A Family Psychosocial Risk Questionnaire for Use in Pediatric Practice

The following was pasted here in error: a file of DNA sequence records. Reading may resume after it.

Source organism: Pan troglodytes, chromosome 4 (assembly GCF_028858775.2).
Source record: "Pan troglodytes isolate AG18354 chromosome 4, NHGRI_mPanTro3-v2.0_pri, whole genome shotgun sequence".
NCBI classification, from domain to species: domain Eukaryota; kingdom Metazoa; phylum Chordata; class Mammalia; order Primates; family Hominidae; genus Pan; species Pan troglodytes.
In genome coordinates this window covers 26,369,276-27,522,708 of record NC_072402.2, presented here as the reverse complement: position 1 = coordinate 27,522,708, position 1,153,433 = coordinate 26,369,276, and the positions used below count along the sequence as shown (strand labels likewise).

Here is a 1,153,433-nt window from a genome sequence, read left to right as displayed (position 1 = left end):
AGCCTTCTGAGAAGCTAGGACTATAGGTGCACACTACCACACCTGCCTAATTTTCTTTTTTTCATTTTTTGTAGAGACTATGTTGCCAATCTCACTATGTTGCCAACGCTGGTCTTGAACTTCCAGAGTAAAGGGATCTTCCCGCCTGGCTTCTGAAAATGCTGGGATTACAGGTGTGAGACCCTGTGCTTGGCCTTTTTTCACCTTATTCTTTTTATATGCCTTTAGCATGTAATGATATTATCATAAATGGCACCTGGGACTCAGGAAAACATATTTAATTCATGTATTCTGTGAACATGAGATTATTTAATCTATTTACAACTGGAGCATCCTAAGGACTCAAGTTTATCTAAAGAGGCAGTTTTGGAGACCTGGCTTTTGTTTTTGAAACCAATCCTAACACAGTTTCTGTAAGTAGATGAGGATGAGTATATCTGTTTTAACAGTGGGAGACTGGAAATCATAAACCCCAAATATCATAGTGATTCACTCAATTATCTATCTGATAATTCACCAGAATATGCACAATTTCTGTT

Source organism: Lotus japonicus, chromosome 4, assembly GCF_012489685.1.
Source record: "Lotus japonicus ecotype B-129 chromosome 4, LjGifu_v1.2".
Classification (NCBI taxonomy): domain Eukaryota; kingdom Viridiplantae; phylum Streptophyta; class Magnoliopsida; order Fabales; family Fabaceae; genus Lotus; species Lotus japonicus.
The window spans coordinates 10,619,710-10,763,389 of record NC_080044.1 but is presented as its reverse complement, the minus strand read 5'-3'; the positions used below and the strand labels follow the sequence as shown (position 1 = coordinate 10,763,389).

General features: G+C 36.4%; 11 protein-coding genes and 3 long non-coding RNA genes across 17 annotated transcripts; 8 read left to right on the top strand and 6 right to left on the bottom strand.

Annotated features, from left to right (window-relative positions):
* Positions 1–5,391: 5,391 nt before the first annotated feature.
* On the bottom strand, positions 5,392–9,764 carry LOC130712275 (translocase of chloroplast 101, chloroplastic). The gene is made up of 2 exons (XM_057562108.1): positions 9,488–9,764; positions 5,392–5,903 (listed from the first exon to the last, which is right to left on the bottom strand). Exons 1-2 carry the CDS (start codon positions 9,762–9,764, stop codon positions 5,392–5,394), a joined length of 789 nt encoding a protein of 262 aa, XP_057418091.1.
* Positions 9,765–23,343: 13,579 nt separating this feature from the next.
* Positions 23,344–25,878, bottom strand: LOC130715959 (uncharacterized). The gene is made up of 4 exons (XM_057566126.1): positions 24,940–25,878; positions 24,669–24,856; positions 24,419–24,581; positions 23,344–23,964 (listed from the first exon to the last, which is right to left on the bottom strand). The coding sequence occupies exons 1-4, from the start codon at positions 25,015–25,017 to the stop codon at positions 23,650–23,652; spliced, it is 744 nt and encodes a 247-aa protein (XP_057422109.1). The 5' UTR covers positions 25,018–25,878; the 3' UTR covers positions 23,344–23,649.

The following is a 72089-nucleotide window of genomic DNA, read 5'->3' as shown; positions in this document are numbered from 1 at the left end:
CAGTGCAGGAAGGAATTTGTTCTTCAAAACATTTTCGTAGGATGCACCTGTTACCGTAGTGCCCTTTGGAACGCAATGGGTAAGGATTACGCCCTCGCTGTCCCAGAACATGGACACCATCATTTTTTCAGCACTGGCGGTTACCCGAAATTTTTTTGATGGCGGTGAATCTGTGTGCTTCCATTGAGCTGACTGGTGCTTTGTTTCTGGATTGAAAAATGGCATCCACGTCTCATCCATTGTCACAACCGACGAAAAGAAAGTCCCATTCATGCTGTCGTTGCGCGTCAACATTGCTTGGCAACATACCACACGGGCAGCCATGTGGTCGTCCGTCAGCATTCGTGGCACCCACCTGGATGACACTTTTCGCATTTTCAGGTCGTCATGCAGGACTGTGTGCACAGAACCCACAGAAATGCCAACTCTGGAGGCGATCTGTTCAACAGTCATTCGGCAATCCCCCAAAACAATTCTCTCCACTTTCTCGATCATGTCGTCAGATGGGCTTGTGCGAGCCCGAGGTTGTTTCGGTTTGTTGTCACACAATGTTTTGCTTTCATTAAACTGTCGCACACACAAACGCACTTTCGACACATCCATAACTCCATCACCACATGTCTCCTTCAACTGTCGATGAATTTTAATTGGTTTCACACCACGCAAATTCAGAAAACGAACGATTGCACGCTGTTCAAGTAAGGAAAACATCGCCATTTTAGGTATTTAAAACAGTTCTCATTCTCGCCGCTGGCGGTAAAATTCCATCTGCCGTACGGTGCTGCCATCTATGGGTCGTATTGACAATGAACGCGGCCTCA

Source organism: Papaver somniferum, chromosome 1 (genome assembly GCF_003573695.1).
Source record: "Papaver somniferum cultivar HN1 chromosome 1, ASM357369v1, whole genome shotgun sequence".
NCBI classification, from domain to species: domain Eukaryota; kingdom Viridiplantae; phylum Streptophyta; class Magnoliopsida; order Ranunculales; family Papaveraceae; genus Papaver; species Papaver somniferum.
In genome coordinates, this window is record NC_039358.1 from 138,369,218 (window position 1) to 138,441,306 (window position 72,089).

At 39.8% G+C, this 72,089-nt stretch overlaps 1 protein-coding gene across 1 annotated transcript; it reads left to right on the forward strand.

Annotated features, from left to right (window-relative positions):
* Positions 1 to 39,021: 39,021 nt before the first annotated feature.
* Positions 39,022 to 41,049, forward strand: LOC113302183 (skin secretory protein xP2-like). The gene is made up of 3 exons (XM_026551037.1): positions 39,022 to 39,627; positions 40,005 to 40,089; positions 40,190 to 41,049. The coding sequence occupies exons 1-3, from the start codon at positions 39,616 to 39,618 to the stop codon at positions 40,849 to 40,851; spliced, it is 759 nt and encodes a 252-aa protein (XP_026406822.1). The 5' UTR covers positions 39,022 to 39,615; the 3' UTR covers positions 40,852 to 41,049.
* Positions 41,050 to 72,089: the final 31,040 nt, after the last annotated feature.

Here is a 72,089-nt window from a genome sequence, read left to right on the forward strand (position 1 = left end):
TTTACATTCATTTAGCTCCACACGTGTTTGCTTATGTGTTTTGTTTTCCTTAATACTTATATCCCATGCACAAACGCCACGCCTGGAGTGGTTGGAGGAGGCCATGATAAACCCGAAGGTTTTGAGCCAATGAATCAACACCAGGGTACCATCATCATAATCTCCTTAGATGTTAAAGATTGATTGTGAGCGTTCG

The objective of this study is to develop new methods to better identify psychosocial risk such that children with the greatest risk of poor future outcomes receive more intensive preventive health services. Based on structured literature review and secondary data analysis, a 52-item psychosocial risk questionnaire was administered to 2,083 families of children (<36 months). To quantify the questionnaire’s construct validity, developmental concern was assessed with the Ages and Stages Questionnaire version II (ASQ) [n = 1,163]. An iterative model selection process was used to produce the most parsimonious predictive model. Model fit was examined using c-statistics, the Hosmer–Lemeshow test, and a heuristic measure of model overfit based on the fitted log-likelihood values and associated number of degrees of freedom. We found 13 items easily obtained from parental report produced a regression model with a c-statistic of 0.70. Using an integer scoring system derived from the regression model, we calculated stratum specific likelihood ratios to revise a given prior probability of ASQ failure. The posterior probability of ASQ failure was 44.9 % for a child in the highest risk group (score >25) on the questionnaire, more than double our observed average failure rate of 19.5 %, while it was less than 7 % for a child with the lowest possible score on the questionnaire. Thirteen parent-reported items can be compiled into a summary psychosocial risk questionnaire that predicts failure on developmental screening among preschool children. With further validation, this questionnaire could conceivably be used by clinicians to tailor pediatric preventive care to children at varying levels of risk.